The field of behavioral ecology developed (initially) around the
theory of kin selection (see Dugatkin 2001). Hamilton (1964)
quantified kin selection using an inequality (Hamilton's rule) that
incorporates relatedness between individuals with the respective
costs and benefits of a behavior. Ultimately, Hamilton's rule
indicates when a costly behavior would be selectively advantageous.
Not only did this provide a viable explanation for the evolution of
eusociality, but also set off a flood of kin recognition experiments
(reviewed in Fletcher & Michener 1987; Hepper 1991; Sherman et
al. 1997). Kin recognition, however, is a single example of a
much larger topic: recognition behavior.
Recognition behavior is a critical aspect in the life history of
organisms across all taxa. For example, it is used in differential
treatment of kin, preferential selection of mates, and consistent
discrimination between feeding and/or breeding habitats. Indeed,
recognition behavior is relevant for virtually all inter- and
intra-specific interactions in which any form of discrimination
occurs. Because of its importance, considerable effort has been put
forth to describe the underlying common components of recognition
systems (Sherman et al. 1997). Explanations of these systems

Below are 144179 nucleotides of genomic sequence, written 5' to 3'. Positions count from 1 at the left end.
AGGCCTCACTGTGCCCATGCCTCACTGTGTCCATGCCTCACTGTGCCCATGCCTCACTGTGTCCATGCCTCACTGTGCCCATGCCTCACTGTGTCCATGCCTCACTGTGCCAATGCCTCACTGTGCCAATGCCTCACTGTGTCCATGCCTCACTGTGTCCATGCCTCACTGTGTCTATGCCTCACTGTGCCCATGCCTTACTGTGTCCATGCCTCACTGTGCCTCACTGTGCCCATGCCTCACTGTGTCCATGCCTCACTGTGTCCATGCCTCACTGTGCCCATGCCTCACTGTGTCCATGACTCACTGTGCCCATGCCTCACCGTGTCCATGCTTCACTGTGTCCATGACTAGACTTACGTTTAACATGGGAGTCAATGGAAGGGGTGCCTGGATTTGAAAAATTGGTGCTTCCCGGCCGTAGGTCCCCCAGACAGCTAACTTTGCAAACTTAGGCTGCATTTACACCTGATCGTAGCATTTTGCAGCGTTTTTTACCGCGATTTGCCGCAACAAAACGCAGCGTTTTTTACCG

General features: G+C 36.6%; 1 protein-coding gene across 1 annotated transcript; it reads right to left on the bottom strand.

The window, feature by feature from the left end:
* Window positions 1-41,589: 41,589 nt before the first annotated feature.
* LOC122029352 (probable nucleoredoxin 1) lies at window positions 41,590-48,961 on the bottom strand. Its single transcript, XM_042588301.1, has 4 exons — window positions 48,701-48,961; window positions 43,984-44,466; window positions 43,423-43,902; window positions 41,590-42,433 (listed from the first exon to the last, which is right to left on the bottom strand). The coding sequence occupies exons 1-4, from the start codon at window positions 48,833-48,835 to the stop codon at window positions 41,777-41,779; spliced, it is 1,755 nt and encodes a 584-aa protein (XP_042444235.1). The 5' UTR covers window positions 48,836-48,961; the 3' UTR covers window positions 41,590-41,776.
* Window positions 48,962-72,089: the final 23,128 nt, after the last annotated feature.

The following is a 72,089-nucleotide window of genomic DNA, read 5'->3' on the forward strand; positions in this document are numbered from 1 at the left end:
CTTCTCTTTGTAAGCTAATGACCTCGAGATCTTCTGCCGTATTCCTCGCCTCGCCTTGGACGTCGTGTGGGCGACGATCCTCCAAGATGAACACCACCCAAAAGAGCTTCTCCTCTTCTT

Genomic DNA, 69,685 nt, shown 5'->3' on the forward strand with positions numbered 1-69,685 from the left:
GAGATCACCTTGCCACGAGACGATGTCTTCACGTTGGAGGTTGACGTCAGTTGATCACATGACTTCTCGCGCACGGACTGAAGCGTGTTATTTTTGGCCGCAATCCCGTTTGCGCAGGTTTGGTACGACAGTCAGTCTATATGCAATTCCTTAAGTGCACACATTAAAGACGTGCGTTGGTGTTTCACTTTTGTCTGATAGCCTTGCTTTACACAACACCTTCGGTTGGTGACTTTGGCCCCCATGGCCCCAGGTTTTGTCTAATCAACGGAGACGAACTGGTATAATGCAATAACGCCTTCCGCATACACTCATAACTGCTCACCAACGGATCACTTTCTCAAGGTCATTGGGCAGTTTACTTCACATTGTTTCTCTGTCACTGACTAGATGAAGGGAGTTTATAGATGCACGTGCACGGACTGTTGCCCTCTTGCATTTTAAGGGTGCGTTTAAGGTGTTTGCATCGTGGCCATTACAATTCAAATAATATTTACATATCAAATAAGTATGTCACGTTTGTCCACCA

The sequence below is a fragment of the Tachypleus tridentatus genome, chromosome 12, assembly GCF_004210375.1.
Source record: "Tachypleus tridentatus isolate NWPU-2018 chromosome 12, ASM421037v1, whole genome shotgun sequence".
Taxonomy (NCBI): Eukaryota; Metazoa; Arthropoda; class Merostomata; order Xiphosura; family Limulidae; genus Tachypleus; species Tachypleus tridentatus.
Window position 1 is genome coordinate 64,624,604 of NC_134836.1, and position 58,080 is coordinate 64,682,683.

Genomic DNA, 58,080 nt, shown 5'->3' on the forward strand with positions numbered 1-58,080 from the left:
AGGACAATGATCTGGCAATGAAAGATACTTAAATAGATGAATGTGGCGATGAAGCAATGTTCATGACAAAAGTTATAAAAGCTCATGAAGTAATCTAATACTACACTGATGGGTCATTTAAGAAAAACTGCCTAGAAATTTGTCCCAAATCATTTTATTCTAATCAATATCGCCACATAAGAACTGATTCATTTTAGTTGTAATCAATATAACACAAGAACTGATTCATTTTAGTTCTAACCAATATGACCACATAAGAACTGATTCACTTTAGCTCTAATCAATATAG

typically subdivide the behavior into three main components:
expression, perception and action (Holmes & Sherman 1983; Reeve
1989; Starks 2004). The expression component refers to the
development of recognition cues, the perception component refers to
the detection and assessment of cues, and the action component
refers to the resultant behavior given the assessment of the cues.
My lab uses the recognition system framework in much of our
- Dugatkin LA, Ed. (2001) Model systems in behavioral ecology:
integrating conceptual, theoretical, and empirical approaches
N.J.: Princeton University Press
- Fletcher DJC & Michener CD, Eds. (1987) Kin Recognition
in Animals. Wiley
- Hamilton WD (1964) The genetical evolution of social
behaviour. I & II. Journal of Theoretical Biology 7:
- Hepper PG, Ed. (1991) Kin Recognition. Cambridge
- Holmes WG & Sherman PW (1983) Kin recognition in animals.
Am. Scient, 71: 46-55.
- Reeve HK (1989) The evolution of conspecific acceptance
thresholds. Am. Nat. 133: 407-435.
- Sherman, PW, Reeve HK, & Pfennig DW (1997) Recognition
systems. In: Krebs J, Davies N (eds) Behavioural Ecology
- Starks PT (2004) (Ed.) Recognition Systems. Annales
Zoologici Fennici volume 41, issue 6